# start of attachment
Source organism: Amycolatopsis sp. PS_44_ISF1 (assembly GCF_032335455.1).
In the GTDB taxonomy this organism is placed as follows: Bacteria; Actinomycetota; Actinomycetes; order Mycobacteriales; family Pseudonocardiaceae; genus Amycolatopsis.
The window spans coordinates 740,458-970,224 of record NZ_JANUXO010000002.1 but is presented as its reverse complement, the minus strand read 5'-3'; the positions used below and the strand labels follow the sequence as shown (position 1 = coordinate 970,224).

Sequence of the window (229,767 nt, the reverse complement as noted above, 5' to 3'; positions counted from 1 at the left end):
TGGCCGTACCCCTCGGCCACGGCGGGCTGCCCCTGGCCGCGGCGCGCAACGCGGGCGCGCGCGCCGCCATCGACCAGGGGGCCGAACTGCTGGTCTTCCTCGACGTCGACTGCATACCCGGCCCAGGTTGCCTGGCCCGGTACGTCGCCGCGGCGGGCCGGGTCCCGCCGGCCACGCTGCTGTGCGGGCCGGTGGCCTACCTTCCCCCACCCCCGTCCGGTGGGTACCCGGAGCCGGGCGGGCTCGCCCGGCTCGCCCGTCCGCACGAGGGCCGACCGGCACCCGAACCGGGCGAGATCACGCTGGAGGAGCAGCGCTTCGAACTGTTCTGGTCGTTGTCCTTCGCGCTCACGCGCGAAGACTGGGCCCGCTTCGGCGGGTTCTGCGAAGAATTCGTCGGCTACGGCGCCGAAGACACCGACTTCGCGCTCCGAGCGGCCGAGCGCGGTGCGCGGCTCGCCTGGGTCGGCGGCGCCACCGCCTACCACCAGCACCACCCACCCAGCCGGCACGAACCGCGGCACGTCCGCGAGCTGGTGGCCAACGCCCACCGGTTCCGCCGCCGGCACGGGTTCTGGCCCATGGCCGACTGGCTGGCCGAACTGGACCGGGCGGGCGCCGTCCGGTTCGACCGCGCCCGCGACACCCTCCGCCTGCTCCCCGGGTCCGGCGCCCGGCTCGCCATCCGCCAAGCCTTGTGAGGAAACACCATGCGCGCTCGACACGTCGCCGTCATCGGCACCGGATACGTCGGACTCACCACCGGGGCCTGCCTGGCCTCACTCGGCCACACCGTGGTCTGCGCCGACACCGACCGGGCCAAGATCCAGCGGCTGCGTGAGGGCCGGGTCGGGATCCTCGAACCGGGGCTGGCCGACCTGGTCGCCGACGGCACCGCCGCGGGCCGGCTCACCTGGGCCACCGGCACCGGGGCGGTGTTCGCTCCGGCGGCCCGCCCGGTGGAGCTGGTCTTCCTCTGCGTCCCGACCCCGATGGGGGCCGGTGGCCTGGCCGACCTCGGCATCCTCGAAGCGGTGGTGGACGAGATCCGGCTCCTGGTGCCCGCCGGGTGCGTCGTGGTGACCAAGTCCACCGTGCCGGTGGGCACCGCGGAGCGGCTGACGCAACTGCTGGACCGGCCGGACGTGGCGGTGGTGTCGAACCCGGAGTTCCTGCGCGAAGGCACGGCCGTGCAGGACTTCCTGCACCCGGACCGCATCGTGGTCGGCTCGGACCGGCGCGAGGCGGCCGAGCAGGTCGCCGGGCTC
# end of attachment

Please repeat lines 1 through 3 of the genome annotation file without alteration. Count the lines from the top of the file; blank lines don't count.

Source organism: Amycolatopsis sp. PS_44_ISF1 (assembly GCF_032335455.1).
In the GTDB taxonomy this organism is placed as follows: Bacteria; Actinomycetota; Actinomycetes; order Mycobacteriales; family Pseudonocardiaceae; genus Amycolatopsis.
The window spans coordinates 740,458-970,224 of record NZ_JANUXO010000002.1 but is presented as its reverse complement, the minus strand read 5'-3'; the positions used below and the strand labels follow the sequence as shown (position 1 = coordinate 970,224).